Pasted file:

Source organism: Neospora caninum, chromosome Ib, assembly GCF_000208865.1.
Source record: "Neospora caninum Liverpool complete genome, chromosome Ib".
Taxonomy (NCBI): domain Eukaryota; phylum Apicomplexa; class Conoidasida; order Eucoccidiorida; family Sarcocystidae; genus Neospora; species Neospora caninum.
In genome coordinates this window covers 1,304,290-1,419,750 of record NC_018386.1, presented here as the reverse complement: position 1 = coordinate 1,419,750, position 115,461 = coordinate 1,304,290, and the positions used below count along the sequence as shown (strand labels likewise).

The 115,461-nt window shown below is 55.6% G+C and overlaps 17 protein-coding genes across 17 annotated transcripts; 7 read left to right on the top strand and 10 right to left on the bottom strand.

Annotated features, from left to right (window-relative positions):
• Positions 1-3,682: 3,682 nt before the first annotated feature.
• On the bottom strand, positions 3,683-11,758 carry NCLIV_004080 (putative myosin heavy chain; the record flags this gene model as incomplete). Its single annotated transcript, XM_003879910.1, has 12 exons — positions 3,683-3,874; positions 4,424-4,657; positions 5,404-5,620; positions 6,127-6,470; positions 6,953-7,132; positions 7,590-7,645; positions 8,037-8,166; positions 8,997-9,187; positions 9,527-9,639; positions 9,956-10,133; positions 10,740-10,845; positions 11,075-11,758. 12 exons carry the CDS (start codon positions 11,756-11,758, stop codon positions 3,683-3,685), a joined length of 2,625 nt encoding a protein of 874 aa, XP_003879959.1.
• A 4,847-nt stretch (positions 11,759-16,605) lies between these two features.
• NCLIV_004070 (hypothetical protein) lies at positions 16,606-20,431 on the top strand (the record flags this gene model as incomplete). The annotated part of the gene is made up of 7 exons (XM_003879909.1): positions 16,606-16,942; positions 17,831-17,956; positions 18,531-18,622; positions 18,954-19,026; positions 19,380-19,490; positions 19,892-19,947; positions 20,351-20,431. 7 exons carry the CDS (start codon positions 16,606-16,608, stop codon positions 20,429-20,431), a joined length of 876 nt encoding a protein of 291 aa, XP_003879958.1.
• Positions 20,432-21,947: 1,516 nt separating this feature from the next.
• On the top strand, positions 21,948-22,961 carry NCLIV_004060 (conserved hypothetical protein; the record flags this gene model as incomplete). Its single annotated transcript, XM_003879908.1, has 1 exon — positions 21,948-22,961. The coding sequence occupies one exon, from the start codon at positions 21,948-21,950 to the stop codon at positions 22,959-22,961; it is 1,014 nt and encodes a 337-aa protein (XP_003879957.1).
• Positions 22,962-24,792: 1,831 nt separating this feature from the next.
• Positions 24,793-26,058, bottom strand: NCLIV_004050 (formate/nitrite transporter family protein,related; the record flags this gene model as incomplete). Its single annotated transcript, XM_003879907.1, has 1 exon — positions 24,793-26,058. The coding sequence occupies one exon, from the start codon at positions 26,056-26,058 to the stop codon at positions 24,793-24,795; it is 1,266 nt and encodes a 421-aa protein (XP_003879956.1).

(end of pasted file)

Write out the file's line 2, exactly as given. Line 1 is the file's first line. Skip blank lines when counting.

Source record: "Neospora caninum Liverpool complete genome, chromosome Ib".